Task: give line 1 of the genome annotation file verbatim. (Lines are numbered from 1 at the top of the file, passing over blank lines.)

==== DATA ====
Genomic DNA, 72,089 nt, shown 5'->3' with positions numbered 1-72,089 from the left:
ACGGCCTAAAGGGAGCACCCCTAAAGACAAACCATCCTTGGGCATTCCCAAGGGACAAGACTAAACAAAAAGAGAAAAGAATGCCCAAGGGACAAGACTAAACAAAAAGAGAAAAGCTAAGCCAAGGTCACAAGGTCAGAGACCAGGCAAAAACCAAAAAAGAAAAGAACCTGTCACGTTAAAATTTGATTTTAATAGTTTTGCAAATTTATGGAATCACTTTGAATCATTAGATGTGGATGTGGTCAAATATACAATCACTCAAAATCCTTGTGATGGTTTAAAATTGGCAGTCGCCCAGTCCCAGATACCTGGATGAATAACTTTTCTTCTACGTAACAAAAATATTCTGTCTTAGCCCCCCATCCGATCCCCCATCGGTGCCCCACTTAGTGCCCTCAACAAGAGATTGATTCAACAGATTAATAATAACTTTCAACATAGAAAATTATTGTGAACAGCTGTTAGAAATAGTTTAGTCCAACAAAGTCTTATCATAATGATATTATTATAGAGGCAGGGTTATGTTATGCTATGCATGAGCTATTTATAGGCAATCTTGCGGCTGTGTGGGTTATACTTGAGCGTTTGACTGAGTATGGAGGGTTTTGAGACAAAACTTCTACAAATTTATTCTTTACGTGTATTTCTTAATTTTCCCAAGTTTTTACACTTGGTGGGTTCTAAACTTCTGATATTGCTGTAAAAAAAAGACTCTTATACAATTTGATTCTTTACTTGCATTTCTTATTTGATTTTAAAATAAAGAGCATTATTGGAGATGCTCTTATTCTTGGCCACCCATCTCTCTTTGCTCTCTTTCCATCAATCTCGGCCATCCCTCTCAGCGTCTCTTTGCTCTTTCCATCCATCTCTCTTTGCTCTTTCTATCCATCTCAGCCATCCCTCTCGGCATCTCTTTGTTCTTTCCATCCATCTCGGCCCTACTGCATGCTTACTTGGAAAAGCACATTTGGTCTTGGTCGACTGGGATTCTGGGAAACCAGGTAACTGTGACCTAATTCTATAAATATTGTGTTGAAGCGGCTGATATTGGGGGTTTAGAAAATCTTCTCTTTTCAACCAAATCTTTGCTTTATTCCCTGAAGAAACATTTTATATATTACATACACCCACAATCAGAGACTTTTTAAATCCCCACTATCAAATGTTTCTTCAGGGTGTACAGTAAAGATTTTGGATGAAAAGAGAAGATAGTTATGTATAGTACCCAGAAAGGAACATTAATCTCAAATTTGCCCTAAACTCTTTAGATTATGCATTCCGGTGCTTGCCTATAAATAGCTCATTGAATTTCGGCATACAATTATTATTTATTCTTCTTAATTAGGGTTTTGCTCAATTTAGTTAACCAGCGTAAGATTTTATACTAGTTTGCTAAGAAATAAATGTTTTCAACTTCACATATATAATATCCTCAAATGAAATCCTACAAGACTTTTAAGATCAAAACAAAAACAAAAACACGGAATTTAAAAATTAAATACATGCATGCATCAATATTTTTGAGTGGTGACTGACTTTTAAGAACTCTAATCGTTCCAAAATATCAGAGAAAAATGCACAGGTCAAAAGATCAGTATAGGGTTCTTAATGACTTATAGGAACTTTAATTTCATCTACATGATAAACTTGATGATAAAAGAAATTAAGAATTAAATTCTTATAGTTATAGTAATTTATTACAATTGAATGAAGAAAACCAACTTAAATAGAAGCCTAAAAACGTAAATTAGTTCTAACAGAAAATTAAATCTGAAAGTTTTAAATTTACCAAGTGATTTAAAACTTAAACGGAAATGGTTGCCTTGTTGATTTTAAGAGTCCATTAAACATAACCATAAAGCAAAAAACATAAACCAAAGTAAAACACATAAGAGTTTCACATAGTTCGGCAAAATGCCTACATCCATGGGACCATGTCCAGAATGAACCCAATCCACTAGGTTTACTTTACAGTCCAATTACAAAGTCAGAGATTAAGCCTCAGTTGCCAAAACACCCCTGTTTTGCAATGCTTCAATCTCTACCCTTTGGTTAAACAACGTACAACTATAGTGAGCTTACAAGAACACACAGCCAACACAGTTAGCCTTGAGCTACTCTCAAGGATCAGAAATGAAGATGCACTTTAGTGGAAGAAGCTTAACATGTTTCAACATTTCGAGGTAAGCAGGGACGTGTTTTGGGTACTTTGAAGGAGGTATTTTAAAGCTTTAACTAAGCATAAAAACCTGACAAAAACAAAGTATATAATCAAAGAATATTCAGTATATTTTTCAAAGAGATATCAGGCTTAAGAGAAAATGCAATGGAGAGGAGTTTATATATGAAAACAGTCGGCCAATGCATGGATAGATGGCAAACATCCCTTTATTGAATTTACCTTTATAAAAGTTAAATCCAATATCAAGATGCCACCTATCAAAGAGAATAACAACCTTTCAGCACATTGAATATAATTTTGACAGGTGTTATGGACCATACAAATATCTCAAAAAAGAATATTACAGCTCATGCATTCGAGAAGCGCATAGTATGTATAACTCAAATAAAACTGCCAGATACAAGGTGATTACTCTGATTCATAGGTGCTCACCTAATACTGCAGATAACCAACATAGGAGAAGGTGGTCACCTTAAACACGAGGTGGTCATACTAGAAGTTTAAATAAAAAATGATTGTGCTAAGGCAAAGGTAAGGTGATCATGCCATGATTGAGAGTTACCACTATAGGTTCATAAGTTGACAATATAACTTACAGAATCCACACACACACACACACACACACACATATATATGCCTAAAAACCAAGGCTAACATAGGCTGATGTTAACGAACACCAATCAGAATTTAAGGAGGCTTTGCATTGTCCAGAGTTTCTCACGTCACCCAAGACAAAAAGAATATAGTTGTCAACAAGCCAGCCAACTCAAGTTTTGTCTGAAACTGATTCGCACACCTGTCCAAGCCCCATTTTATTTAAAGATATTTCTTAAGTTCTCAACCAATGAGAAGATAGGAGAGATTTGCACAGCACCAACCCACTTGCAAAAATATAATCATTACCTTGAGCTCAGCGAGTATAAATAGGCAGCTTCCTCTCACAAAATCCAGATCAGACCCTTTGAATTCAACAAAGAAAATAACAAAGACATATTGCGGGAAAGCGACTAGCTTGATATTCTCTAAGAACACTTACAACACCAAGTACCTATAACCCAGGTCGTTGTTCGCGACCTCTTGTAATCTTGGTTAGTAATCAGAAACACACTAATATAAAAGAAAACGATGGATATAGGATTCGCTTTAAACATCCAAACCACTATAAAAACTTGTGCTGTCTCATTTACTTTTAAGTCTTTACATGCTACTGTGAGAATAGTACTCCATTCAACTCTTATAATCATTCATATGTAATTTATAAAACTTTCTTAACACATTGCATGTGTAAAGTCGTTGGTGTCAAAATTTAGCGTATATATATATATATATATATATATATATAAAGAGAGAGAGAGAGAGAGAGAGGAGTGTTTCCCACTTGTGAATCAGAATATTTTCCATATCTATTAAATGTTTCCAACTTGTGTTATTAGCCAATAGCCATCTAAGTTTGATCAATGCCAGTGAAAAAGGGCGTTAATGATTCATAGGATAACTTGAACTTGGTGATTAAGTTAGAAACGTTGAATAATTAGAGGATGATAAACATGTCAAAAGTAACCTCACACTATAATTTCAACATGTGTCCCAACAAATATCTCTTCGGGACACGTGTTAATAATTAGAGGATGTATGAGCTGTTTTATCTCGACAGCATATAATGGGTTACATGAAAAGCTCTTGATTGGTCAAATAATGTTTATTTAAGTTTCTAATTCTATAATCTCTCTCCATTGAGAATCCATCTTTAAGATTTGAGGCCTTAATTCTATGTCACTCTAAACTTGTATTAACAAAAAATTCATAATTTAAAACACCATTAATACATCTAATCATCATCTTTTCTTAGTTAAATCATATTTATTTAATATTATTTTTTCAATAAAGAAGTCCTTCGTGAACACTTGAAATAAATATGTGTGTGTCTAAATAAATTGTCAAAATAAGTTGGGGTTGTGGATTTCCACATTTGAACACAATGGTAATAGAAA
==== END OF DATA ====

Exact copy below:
Genomic DNA, 72,089 nt, shown 5'->3' with positions numbered 1-72,089 from the left: